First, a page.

Trying to eliminate divorce lawyer’s fee in bankruptcy

couple arguingDebtors who have outstanding bills for legal fees at the time they file a bankruptcy case should include those bills on their bankruptcy schedules and seek to discharge them.

Almost always this works out fine. Your own bills for legal work already performed are usually considered perfectly dischargable. A typical scenario involves a debtor who has been divorced; his own outstanding legal bills from the divorce can be written off in the bankruptcy. It may not seem nice (at least to us lawyers, who are touchy about the subject of fees), but it usually goes down without a hitch.

But that certainly didn’t happen for one debtor in Massachusetts, who found himself being sued in bankruptcy court by his own divorce lawyer after he tried to discharge the lawyer’s $87,000 bill. The divorce lawyer struck back hard — claiming that her services were obtained through fraud.

The debtor in the Dougherty case (the long opinion can be downloaded by clicking here) hired a divorce attorney in 2005 to seek a modification in his divorce case. Sick of not getting paid, she tried to attach $116,000 in the debtor’s investment accounts through a state court lawsuit, but was foiled when the debtor switched funds out of the account before the garnishment (“trustee process” in Massachusetts lingo) could be completed.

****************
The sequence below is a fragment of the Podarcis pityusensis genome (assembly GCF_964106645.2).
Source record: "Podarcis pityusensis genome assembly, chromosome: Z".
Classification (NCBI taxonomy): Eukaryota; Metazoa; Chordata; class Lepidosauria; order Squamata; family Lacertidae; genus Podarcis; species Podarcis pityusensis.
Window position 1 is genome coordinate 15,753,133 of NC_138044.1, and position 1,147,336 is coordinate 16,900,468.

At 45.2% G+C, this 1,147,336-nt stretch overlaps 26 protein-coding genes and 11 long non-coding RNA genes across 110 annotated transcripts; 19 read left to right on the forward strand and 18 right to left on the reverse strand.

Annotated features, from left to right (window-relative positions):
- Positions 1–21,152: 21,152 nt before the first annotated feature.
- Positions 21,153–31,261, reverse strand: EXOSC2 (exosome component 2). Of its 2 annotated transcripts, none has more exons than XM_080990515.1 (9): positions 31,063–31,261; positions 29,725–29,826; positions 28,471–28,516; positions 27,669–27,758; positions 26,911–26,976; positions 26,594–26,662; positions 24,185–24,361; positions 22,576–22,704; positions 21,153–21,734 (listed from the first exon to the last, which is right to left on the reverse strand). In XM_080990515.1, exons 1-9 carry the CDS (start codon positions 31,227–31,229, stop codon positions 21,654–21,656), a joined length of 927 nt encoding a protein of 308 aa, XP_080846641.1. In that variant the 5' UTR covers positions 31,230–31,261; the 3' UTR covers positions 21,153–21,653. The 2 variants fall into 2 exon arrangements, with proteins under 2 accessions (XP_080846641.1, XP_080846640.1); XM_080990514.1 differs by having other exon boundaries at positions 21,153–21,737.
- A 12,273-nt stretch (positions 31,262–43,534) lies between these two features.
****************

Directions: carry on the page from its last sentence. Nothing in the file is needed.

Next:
The debtor filed for chapter 7, which would usually be the end of things, but the divorce lawyer wasn’t hearing it. She filed another lawsuit in the bankruptcy case, claiming that three types of fraud should prevent her fees from being discharged.

Ultimately, she based her case on section 523 (a) (6) of the bankruptcy code, which bans discharge for “willful and malicious injury by the debtor to another entity or to the property of another entity.”

That turned out to be too narrow of an argument, and the debtor prevailed, discharging the entire debt. But it couldn’t have been a pleasant experience — first a divorce, then a bankruptcy, and then a long (five years in this case) battle with your own divorce lawyer in the bankruptcy court. Ouch!

by Doug Beaton

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